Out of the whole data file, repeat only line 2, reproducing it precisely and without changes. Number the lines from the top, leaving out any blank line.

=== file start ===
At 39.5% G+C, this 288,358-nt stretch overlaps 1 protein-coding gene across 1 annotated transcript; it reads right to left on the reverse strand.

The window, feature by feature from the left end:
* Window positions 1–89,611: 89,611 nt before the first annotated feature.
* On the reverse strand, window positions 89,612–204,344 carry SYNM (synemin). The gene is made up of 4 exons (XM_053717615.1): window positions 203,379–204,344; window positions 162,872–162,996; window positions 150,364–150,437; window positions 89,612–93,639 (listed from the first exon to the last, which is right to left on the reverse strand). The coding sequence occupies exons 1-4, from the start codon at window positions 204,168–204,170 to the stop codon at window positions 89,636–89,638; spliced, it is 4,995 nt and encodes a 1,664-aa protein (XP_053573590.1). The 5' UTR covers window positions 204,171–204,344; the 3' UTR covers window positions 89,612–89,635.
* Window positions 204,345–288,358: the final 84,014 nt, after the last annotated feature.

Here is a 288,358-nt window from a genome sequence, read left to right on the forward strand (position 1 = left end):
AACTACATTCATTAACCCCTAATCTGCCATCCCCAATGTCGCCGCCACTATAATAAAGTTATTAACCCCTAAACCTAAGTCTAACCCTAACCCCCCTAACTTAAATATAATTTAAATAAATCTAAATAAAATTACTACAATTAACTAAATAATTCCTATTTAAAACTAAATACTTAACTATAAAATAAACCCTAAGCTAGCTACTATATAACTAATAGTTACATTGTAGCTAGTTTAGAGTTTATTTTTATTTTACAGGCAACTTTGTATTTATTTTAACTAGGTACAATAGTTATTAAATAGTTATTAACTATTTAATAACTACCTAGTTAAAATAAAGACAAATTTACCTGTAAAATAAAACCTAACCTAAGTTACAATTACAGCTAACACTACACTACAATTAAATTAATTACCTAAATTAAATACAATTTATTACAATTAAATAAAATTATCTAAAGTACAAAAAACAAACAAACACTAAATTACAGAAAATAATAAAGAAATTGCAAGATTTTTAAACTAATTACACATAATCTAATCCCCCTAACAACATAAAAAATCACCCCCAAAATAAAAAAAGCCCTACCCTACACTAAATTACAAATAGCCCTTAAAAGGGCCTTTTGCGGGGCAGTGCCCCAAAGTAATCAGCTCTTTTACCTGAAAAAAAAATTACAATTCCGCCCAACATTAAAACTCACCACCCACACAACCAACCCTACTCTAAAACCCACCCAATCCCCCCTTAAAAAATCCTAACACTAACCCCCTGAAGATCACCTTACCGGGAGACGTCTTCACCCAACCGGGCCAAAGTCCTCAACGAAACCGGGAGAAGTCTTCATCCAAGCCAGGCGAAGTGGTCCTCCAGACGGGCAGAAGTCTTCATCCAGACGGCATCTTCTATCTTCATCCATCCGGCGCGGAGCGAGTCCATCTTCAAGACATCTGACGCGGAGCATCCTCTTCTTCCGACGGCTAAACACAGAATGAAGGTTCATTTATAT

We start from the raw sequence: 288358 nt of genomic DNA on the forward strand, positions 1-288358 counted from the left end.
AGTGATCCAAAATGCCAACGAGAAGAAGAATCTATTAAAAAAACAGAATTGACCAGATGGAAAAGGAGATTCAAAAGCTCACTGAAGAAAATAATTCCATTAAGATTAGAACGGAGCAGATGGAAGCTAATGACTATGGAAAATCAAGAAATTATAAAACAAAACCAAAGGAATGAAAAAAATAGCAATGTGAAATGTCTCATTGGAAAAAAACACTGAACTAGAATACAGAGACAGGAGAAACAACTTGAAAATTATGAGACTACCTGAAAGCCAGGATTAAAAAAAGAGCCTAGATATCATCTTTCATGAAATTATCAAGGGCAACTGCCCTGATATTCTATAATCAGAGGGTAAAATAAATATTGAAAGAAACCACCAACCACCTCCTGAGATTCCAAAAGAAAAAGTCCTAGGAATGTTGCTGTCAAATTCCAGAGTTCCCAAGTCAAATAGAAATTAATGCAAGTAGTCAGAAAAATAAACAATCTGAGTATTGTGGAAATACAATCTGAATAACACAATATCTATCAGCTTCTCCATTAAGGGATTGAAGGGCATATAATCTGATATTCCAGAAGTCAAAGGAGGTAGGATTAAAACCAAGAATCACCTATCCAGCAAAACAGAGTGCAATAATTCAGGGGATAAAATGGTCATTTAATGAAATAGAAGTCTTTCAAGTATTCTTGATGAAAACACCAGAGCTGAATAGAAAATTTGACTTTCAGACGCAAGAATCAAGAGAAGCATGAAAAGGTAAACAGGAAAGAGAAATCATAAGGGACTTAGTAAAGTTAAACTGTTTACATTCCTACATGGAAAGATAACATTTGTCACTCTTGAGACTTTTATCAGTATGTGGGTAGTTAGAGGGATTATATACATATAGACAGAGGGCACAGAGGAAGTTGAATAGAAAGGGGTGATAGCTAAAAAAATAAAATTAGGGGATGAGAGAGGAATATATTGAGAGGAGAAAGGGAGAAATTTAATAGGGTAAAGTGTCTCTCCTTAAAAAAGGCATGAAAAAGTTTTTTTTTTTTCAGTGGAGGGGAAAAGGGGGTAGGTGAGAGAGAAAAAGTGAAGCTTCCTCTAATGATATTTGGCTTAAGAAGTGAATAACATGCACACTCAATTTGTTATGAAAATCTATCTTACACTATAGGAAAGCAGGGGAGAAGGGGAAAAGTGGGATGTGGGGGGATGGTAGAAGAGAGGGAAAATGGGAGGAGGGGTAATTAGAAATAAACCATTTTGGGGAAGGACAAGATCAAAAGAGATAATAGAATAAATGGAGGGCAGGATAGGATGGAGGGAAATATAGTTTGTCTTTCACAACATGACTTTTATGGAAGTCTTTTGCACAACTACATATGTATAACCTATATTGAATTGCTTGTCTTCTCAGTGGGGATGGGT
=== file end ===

The window, feature by feature from the left end: